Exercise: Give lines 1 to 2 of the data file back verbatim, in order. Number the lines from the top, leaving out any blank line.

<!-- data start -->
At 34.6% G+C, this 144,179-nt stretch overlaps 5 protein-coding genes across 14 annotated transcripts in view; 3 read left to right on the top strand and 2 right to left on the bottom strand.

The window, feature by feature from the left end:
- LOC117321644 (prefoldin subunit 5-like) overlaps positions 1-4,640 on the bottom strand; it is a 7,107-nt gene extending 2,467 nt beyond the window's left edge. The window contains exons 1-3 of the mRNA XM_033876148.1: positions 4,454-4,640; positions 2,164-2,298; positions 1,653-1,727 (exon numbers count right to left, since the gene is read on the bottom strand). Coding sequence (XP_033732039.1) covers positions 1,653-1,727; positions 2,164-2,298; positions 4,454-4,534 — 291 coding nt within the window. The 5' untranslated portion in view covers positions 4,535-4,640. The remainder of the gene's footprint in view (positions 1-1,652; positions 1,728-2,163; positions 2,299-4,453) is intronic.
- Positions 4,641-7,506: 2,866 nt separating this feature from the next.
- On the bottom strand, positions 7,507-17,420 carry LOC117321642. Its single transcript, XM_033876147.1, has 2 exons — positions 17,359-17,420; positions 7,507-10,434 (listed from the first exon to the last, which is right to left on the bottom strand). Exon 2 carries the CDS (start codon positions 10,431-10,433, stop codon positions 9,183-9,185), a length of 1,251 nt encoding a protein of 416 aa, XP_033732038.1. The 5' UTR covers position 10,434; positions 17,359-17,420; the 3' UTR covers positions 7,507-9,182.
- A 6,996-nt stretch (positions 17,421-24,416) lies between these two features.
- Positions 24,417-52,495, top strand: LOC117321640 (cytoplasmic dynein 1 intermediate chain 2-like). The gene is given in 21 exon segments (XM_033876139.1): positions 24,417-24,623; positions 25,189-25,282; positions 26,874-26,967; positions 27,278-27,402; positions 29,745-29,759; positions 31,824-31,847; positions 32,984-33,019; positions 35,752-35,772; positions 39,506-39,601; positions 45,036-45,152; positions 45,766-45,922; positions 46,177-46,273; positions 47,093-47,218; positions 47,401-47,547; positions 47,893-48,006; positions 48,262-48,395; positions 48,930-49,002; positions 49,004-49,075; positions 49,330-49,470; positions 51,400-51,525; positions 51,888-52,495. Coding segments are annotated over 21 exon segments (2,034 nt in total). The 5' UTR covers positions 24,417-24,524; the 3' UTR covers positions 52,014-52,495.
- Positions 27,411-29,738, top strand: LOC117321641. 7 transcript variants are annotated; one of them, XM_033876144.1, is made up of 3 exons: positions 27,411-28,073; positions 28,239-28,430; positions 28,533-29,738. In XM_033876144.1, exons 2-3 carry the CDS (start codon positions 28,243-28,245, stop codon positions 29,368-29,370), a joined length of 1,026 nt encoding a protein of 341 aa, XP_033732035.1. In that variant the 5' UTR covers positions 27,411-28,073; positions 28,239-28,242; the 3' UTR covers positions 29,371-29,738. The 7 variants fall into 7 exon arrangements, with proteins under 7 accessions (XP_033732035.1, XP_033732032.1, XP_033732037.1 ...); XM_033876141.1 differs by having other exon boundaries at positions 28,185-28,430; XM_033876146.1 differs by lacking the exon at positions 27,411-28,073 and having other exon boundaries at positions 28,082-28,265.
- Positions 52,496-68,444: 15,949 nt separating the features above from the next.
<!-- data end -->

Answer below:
At 34.6% G+C, this 144,179-nt stretch overlaps 5 protein-coding genes across 14 annotated transcripts in view; 3 read left to right on the top strand and 2 right to left on the bottom strand.

The window, feature by feature from the left end: